Chevron (NYSE:CVX) and Marathon Oil (NYSE:MRO) sit at different ends of the market. Chevron is an oil behemoth, struggling to drive output growth and replace falling production. Marathon, on the other hand, is a U.S.-focused producer ramping up production from domestic shale assets.
Nevertheless, the two companies have many similar qualities, and a merger between the two could be the answer to Chevron's prayers.
Chevron is the largest liquids producer and one of the largest hydrocarbon producers in the United States. In 2013, we produced an average of 657,000 barrels of net oil-equivalent per day, or about one-fourth of the corporation's worldwide total.
Around half of this total however, came from offshore Gulf of Mexico operations, and around 30% was gas.
Still, at 177,000 barrels per day in 2013, Chevron is California's largest producer in net oil equivalent. Net daily production in 2013 averaged 162,000 barrels of crude oil, 69 million cubic feet of natural gas. Meanwhile, over in the Delaware Basin, Chevron is the largest acreage holder, with approximately 1.3 million total acres in West Texas and southeast New Mexico, although it only began drilling horizontal wells in 2012 and had three rigs running at the end of 2013.
In the Midland Basin, Chevron has more than 480,000 total acres at Wolfcamp, a tight oil development that is using vertical drilling and multistage fracture stimulation. These holdings included more than 1,300 wells that produce an average net daily oil equivalent of more than 20,000 barrels. Further, Chevron is a significant leaseholder in the Marcellus Shale and the Utica Shale; during 2013, Chevron's net daily production in these areas averaged approximately 220 million cubic feet of natural gas, and 70 development wells were drilled during the year. Seven exploratory wells were drilled across 345,000 total acres in the Utica Shale during 2013.
Chevron's Midcontinent production averaged 96,000 barrels of crude oil and 610 million cubic feet of natural gas during 2013. So, it cant's be said that Chevron doesn't have a position within the domestic market. However, Marathon's domestic assets would not only compliment Chevron's existing position within the U.S., but the additional acreage would allow Chevron to slash costs and achieve sector-leading margins.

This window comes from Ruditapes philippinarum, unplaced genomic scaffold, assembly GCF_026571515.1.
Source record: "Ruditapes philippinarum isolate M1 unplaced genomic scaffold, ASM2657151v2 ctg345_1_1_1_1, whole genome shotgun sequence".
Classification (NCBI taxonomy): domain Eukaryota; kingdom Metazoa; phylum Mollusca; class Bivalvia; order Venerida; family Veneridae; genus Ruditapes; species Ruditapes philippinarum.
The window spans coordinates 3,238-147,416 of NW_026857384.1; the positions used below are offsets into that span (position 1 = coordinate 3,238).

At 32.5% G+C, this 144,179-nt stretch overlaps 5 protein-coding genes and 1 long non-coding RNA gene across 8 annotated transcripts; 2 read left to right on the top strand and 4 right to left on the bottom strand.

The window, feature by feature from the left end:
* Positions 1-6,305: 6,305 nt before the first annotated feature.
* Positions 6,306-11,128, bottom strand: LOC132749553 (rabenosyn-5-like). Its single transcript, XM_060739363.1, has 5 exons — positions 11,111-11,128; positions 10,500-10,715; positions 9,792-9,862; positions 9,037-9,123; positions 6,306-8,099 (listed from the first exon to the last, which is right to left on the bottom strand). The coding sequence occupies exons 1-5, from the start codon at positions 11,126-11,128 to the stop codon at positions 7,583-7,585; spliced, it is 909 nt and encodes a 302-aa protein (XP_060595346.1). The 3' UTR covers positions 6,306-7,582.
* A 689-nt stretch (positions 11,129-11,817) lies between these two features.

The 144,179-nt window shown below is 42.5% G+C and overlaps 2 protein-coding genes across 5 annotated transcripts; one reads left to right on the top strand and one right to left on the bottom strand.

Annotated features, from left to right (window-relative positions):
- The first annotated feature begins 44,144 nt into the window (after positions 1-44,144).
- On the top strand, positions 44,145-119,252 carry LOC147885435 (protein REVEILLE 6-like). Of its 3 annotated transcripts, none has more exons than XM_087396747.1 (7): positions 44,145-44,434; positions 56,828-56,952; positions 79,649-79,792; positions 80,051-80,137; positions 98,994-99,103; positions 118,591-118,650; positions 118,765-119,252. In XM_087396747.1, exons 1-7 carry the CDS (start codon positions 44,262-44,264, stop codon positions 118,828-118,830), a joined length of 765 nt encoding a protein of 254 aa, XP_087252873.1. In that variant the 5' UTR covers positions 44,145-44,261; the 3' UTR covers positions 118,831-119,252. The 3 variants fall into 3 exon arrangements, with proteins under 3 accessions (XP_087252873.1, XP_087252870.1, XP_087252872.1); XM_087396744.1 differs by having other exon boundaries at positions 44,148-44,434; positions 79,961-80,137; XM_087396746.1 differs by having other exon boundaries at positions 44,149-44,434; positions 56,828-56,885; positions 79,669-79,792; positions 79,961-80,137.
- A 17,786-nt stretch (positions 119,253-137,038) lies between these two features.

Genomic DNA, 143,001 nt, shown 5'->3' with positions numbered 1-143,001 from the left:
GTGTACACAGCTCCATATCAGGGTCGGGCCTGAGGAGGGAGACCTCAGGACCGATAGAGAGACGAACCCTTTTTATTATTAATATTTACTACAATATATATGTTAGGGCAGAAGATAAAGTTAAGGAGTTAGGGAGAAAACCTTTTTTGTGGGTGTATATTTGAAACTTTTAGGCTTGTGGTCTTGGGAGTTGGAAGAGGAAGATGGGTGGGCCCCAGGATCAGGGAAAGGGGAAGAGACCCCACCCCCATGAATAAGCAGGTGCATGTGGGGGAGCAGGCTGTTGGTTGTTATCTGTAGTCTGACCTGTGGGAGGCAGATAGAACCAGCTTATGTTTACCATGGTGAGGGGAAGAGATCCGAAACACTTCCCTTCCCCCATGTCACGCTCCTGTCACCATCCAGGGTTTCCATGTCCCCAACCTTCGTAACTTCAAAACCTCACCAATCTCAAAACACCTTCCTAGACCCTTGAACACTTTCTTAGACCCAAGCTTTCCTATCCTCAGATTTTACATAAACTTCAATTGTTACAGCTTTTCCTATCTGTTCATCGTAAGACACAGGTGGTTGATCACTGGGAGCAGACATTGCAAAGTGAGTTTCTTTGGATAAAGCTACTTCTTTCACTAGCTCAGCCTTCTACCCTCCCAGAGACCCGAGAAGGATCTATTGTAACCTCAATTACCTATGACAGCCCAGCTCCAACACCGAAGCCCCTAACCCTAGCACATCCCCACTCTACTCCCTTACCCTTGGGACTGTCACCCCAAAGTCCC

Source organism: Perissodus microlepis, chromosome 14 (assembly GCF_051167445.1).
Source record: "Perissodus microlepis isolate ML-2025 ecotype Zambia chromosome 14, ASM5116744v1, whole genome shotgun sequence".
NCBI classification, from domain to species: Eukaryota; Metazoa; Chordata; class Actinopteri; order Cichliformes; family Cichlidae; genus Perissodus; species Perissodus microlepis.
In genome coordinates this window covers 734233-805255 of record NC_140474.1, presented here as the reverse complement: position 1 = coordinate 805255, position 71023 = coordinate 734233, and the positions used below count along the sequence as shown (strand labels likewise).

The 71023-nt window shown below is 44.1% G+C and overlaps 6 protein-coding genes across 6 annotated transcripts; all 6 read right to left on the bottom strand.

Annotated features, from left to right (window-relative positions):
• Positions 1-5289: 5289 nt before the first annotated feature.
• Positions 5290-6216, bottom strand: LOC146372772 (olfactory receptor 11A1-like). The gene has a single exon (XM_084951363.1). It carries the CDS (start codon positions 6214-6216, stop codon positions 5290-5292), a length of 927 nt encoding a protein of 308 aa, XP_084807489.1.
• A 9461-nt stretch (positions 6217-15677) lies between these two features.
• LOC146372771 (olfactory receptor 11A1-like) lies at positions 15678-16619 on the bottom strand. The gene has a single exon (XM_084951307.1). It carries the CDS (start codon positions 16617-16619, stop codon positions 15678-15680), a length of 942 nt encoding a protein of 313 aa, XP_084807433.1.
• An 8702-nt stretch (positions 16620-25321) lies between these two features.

Marathon has several positions where Chevron has little or no exposure. The company's key U.S. plays are the Bakken, Oklahoma, and the Eagle Ford. In total, Marathon has 2.4 billion barrels of resources available to it and 4,500 well locations.
But it's not just the location of these wells that is attractive. Marathon's experience within the region is among the highest. During 2013 the company was the U.S.' second fastest driller in terms of feet per day across all regions and the company's oil output is expected to have grown 30% by the end of 2014, from the level reported at the end of 2013. Additionally, the company's engineers have worked out that Marathon's internal rate of return for its wells located within the Eagle Ford will be in the region of 70%.
The internal rate of return is the discount rate often used in capital budgeting that makes the net present value of all cash flows from a particular project equal to zero. A IRR of 70% suggests a payback period of only a year or two.
Further, Marathon has multiple international assets, including offshore Africa, the Gulf of Mexico, and Iraqi Kurdistan. However, after the recent disposal of the company's North Sea assets, around 60% of the company's production is domestic, which essentially makes the company a domestic play.
With production reported at 483,000 barrels of oil equivalent per day at the end of 2013, if Chevron acquired Marathon, Chevron's production would rise just under 20%. But this is not the only plus point. With a current market cap of only $26.5 billion, Chevron could offer an almost 50% premium for Marathon and still be spending less than its yearly capex.
Nevertheless, I must say that this is only speculation and while Marathon and Chevron would make a cute (as well as profitable) couple, the two are not in negotiations at this point.
Rupert Hargreaves owns shares of Chevron. The Motley Fool recommends Chevron. Try any of our Foolish newsletter services free for 30 days. We Fools may not all hold the same opinions, but we all believe that considering a diverse range of insights makes us better investors. The Motley Fool has a disclosure policy.